As this will mark the sixth week in a row that I've posted about Facebook, I'll be entering a 12-step program later this afternoon to get me off the addictive habit of constantly looking at the world as if Facebook is the only thing that matters. But today, on the day that Facebook announced its latest round of privacy controls -- which has been the theme of all those columns, dating back to mid-April -- it's just too tempting. So here we go.
We already know the basic news: as company officials have been saying since last week, the overhaul simplifies Facebook's current privacy settings in three basic ways as opposed to a zillion. As the features roll out over the next few weeks, users will easily be able to control who sees all of their content. They'll also have to share less basic information and easily turn off what gets shared with applications and third-party Web sites.
But what I'm really interested in -- this being social media -- is how well Facebook listened to some of its outraged users. On that score, Facebook both has -- and hasn't -- listened.
Below, first, are the ways in which Facebook listened:
1. In realizing that users don't want to constantly reset their settings. For instance, if you want only friends to see your content, now, and in the future, that will continue to be the case, unless you change it. If Facebook launches a new gizmo that lets you telepathically share your thoughts and feelings, they will still only be transmitted to those who've you predetermined should see your innermost thoughts. The new privacy settings are also retroactive to old content you've posted.
2. In understanding that granularity is overrated. Facebook, like a lot of tech companies, loves the term "granular." It always seems to me this is because engineers love to show how many different ways they can slice up a bunch of code. Fortunately, Facebook now understands that most of the rest of us aren't impressed. From CEO Mark Zuckerberg's lengthy post about the new controls: "Unless you feel in control, then you won't be comfortable sharing and our service will be less useful for you."
3. In seeing that users might prefer not-so-instant personalization. Again, from Zuckerberg's post: "Already, partner sites can only see things you've made visible to everyone. But if you want to prevent them from even seeing that, you can now easily turn off instant personalization completely." Phew. My out-of-character addiction to Burt Bacharach can now be hidden more easily. (Whoops!)
4. And, finally, that user experience comes first. Though I have a few caveats about this one (see below), Facebook's pulling back on how and where information is shared shows it's realized there will always be a lot of tension at the company between pleasing users and making money - and that even if a fraction of users are actually threatening to pull their accounts, user experience has to come first.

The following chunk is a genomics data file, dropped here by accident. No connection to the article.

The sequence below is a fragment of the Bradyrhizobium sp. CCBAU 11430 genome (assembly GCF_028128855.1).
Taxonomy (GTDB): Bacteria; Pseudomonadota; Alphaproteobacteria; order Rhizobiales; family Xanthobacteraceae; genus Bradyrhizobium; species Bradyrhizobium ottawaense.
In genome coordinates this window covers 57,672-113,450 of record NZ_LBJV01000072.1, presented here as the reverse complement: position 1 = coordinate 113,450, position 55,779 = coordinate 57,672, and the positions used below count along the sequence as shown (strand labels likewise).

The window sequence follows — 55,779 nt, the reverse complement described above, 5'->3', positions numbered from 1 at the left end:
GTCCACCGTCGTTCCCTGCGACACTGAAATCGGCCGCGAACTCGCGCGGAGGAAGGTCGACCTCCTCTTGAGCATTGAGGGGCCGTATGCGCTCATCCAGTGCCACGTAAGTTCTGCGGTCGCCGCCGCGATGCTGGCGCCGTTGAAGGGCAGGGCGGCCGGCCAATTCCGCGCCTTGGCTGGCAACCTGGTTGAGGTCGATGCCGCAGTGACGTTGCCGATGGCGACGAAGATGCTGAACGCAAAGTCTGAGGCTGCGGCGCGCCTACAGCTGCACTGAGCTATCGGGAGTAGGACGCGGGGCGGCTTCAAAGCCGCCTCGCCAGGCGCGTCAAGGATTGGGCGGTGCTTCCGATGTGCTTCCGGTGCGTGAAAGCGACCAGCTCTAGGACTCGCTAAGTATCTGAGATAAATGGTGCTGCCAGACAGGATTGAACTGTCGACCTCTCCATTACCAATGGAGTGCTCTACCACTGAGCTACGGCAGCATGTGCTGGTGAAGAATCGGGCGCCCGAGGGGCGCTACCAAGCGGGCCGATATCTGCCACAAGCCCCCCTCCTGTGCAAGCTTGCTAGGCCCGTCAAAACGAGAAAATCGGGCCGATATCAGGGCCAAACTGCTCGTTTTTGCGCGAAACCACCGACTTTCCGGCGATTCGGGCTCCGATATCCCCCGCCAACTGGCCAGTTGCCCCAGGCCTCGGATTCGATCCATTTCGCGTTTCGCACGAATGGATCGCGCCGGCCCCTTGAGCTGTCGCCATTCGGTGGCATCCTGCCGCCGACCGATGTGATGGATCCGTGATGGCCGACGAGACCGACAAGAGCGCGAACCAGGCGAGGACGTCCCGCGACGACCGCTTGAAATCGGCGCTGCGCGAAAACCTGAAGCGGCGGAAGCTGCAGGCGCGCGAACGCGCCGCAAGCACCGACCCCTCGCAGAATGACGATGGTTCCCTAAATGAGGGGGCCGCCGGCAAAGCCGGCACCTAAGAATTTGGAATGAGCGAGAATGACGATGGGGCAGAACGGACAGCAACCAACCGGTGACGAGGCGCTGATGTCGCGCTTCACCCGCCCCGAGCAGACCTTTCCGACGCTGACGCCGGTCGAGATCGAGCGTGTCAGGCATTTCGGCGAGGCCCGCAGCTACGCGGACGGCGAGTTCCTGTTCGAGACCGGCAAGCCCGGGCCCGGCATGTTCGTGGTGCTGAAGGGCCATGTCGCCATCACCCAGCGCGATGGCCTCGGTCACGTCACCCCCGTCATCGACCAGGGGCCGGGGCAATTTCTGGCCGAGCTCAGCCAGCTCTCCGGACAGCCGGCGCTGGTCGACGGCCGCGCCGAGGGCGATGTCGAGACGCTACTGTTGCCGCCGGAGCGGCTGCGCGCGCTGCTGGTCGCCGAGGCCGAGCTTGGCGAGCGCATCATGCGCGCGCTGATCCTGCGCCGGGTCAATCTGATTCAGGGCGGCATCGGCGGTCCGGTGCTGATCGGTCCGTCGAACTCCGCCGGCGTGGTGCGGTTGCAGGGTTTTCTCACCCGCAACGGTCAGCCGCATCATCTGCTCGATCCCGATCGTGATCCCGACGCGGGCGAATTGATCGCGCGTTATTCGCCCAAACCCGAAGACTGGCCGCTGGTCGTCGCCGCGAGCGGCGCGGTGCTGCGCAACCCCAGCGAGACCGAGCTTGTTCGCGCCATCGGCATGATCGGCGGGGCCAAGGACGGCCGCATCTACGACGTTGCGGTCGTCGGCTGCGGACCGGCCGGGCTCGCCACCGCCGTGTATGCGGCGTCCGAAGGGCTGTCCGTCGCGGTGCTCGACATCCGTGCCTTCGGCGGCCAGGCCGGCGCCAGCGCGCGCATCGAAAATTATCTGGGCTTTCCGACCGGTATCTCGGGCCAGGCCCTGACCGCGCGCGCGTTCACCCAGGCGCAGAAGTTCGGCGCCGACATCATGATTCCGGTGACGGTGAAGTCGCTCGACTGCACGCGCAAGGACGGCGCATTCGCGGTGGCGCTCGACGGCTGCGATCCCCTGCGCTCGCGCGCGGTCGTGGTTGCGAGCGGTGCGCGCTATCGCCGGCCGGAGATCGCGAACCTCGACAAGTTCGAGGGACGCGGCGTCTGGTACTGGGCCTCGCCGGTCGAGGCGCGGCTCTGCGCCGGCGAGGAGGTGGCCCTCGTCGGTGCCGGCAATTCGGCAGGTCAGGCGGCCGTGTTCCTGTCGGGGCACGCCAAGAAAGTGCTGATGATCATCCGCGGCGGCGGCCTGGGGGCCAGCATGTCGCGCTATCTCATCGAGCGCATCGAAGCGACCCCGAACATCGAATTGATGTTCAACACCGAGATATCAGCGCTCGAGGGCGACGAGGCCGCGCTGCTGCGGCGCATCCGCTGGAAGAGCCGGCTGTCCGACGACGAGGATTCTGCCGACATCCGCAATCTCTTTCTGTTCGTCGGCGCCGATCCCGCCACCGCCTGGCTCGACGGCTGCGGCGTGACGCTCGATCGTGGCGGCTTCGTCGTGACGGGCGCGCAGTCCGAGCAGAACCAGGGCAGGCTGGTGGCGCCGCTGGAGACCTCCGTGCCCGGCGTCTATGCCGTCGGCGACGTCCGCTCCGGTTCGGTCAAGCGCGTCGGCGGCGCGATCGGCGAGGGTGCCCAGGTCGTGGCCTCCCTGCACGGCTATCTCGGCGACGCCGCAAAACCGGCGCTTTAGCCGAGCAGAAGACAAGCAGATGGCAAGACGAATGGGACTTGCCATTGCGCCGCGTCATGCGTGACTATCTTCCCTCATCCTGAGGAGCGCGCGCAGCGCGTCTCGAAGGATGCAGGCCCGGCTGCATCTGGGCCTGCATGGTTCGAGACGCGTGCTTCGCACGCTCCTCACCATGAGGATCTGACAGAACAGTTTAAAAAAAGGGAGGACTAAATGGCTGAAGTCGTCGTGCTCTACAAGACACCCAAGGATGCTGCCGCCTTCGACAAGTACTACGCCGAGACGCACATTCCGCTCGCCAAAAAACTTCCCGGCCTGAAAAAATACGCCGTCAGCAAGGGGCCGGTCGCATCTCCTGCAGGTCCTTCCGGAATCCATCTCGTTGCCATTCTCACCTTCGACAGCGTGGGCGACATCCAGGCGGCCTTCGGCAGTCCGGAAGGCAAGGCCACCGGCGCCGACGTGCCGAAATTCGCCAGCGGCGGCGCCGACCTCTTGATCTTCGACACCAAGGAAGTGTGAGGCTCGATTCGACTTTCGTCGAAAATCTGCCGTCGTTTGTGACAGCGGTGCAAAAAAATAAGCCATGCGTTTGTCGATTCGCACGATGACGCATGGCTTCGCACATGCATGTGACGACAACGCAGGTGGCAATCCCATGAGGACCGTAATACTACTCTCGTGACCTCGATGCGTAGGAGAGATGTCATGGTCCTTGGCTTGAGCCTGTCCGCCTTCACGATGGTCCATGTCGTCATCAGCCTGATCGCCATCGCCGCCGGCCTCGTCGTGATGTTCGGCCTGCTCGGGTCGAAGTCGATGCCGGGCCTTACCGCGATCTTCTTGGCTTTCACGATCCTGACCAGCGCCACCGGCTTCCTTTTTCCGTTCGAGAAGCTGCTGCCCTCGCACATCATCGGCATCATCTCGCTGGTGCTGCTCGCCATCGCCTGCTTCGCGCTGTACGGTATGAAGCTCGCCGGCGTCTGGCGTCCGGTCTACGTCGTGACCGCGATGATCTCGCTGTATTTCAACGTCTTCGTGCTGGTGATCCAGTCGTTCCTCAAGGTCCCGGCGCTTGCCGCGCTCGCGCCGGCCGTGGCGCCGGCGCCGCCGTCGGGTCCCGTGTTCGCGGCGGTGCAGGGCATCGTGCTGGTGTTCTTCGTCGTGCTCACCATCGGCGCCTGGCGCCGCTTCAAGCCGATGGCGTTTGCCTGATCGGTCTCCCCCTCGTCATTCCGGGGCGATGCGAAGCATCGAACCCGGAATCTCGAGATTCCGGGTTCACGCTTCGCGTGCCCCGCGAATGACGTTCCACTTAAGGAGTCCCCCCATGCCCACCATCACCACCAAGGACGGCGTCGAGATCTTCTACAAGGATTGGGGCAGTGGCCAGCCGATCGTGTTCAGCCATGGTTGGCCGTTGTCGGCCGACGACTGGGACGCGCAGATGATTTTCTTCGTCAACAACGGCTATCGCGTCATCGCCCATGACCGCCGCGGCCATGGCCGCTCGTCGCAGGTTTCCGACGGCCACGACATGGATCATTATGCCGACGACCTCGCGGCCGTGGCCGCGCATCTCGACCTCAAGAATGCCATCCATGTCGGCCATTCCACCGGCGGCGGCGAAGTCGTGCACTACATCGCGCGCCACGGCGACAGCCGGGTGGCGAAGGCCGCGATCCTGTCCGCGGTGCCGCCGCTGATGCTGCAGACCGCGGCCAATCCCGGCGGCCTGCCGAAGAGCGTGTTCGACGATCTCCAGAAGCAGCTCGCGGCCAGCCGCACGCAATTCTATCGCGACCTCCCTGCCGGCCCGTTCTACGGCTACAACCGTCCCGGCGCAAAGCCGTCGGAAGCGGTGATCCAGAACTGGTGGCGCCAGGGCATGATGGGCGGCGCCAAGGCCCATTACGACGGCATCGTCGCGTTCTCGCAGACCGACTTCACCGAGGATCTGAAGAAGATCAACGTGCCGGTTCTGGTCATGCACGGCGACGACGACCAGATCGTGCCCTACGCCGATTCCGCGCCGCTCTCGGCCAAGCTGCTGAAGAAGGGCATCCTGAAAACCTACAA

Which leads me to the two ways in which I don't think Facebook has heard its users -- yet:
1. That an open world is always a better world. At one point in his blog post, Zuckerberg falls back on the Facebook truthiness that he's said before: "When you share more, the world becomes more open and connected." The default belief here, of course, is that this open, connected world is also obviously better, like, say, not smoking cigarettes is obviously better. While an open, connected world may be better when it comes to, for instance, thwarting Communism, some bits of information should be private. I'd argue that Facebook has to at some point realize that the virtue of an "open, connected world" is not black and white, but contains a million shades of gray.
2. That opt-out is still the best way to go with certain settings. I can't count how many times over the last few weeks I've read, and opined myself, that the default on Facebook privacy settings should be set to the most limited level of sharing. According to Digital Daily's John Paczkowski, Zuckerberg's response to this was: "The point of the site is to allow you to connect with new friends and friends of friends ... It's really important to help people share simply by default." I suppose he has a point here -- if you want to go live in a cave, why complain about not having windows? -- but, on the other hand, it circles back to the whole issue of user experience vs. money. Setting the default so that users have to opt-in to everything hampers targeting, and that may be a bridge too far for Facebook at this point -- particularly if you harbor, the belief, as I do, that ultimately the Open Graph changes of a few weeks favored money over users.
Still, all in all, Facebook has gone a long way on privacy in just a few short weeks, and without any tedious hearings in front of the FTC! Now, let's all get on with our lives, and share them, with whomever we want to -- and not share them with whomever we don't.